Injuries at the workplace can create a strain on both employees and employers. But the rules for worker's compensation are designed to protect both parties and help the recovery process go as smoothly as possible. That's why it's concerning when bosses want to settle their claims with employees outside of the worker's compensation arena. If you have a boss who is pressuring you to go around insurance, read this.
What's Going On?
When you have this situation at your workplace, you have to wonder what the boss' motive is. Do they not actually have enough worker's compensation insurance to cover you? Do they fear their premiums will go up? Are they trying to cheat you out of the benefits owed to you? In any case, there are few good and legal reasons for avoiding filing a worker's compensation claim.
You Are Owed Compensation
Unless you were doing something extremely negligent, such as operating machinery while intoxicated, your company owes you worker's compensation benefits in their full amount. This means you shouldn't struggle to get payment for your medical bills, and you shouldn't have to ask your boss for permission or money to go to a doctor. You are also entitled to money to pay for a portion of your salary until you recover. In fact, worker's compensation insurance handles these claims in a fair and regulated way, making it easy for companies to administer these payments by law. So what's holding up your boss?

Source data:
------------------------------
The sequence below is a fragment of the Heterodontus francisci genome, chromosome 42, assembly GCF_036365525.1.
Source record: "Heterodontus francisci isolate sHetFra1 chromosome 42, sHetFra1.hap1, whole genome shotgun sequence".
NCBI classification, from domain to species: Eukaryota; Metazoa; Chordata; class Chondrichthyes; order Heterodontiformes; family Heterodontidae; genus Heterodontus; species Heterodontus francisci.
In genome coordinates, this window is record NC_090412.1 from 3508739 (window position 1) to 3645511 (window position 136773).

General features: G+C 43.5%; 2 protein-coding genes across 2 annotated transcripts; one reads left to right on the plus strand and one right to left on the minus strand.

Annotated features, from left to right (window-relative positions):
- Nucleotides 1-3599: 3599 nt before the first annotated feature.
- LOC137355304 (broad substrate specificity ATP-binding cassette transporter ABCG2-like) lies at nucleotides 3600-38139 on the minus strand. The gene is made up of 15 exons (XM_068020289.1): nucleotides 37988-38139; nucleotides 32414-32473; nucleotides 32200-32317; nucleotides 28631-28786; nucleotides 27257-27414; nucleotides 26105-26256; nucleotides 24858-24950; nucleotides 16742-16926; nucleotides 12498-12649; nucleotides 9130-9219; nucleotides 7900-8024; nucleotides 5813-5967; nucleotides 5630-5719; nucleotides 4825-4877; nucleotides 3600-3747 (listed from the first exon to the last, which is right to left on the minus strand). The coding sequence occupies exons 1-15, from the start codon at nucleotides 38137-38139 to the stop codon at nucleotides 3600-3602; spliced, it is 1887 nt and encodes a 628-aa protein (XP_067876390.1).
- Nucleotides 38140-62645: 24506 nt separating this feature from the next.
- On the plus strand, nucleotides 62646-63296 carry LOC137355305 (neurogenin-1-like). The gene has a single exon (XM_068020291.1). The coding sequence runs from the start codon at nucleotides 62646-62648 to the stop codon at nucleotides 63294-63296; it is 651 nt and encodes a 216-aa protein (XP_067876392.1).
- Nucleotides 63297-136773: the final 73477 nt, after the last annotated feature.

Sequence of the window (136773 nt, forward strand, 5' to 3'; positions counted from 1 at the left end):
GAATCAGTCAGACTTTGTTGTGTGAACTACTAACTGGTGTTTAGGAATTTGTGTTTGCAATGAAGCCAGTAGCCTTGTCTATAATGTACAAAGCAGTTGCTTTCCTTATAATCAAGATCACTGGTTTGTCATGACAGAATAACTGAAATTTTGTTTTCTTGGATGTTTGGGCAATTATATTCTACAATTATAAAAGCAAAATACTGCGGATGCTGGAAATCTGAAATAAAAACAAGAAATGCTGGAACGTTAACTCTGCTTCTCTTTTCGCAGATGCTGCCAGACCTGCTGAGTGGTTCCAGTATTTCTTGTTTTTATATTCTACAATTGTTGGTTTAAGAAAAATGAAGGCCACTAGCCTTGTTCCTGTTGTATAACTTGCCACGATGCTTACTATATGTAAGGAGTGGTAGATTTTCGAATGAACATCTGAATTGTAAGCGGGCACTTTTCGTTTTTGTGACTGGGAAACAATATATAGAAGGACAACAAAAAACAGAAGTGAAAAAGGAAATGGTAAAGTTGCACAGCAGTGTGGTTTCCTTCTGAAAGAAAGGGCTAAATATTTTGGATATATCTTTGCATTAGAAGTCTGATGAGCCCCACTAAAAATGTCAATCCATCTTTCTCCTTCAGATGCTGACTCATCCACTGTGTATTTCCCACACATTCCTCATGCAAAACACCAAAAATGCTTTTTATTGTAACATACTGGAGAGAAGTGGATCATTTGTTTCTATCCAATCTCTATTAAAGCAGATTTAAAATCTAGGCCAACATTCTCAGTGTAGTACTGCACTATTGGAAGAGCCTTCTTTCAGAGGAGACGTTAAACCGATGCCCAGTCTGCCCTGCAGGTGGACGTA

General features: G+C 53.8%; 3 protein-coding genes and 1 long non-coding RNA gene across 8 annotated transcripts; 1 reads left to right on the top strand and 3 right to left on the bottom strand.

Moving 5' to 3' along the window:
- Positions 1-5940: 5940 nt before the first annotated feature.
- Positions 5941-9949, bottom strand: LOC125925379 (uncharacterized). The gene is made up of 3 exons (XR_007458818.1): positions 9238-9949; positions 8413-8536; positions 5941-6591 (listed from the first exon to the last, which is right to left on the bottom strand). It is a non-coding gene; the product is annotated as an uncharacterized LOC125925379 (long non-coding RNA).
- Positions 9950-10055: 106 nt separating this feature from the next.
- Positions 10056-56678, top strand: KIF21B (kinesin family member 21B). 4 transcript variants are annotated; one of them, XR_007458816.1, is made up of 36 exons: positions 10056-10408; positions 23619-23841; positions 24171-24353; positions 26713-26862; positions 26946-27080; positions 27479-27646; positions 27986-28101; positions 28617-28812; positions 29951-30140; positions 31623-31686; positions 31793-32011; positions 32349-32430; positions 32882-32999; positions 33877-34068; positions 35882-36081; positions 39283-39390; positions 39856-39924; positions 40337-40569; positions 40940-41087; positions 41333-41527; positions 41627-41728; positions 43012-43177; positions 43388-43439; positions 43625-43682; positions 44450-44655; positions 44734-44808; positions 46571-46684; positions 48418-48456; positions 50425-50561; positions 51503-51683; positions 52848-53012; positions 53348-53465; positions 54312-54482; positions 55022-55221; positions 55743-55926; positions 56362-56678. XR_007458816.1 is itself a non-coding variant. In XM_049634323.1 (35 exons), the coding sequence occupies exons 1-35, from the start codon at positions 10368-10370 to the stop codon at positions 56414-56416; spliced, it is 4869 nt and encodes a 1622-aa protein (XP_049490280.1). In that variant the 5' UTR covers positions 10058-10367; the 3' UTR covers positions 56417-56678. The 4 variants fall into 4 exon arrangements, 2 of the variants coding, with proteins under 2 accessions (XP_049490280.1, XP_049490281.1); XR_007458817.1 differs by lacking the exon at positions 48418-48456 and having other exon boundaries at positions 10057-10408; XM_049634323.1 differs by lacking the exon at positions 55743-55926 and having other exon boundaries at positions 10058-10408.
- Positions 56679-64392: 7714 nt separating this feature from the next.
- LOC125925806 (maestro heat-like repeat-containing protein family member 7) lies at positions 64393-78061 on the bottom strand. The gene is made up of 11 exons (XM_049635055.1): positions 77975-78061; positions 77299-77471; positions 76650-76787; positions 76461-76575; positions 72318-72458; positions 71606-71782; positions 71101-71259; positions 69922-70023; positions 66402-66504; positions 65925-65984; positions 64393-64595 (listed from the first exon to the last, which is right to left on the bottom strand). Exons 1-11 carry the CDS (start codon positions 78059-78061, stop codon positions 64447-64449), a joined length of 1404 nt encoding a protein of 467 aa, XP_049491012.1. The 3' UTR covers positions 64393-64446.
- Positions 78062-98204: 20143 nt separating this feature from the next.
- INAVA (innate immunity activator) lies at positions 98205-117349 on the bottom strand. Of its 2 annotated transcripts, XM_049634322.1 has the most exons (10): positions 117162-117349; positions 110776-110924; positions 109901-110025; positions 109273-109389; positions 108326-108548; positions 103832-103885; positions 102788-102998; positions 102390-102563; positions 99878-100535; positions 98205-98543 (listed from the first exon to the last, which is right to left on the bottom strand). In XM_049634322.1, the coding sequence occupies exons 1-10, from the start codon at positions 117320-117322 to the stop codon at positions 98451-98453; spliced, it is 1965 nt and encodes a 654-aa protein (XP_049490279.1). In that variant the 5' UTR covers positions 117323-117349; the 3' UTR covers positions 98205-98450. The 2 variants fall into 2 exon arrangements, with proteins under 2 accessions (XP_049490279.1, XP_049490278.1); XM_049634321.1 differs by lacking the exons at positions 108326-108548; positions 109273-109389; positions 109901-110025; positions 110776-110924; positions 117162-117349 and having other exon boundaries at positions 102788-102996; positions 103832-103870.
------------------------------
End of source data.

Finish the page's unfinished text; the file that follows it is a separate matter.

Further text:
Does Your Boss Dispute the Claim?
One thing that bosses may argue is that you are responsible for your own injury. This usually doesn't matter. They may argue that you weren't on duty during that accident as well. If you have a boss that's giving you pushback about filing a worker's compensation claim, hire a worker's compensation attorney to help push the paperwork forward. You shouldn't have to deal with an uncooperative boss to get what's owed to you by law.
Your Boss Can't Fire You for Filing a Claim
This brings us to the last point: you might be reluctant to go around your boss and file a worker's compensation claim. The law states that your boss may not fire you as retaliation for filing a claim. Find a worker's compensation lawyer like Gelman Gelman Wiskow & McCarthy LLC who can help set your employer straight as to their responsibilities in this arena; it will be beneficial to both of you in the long run.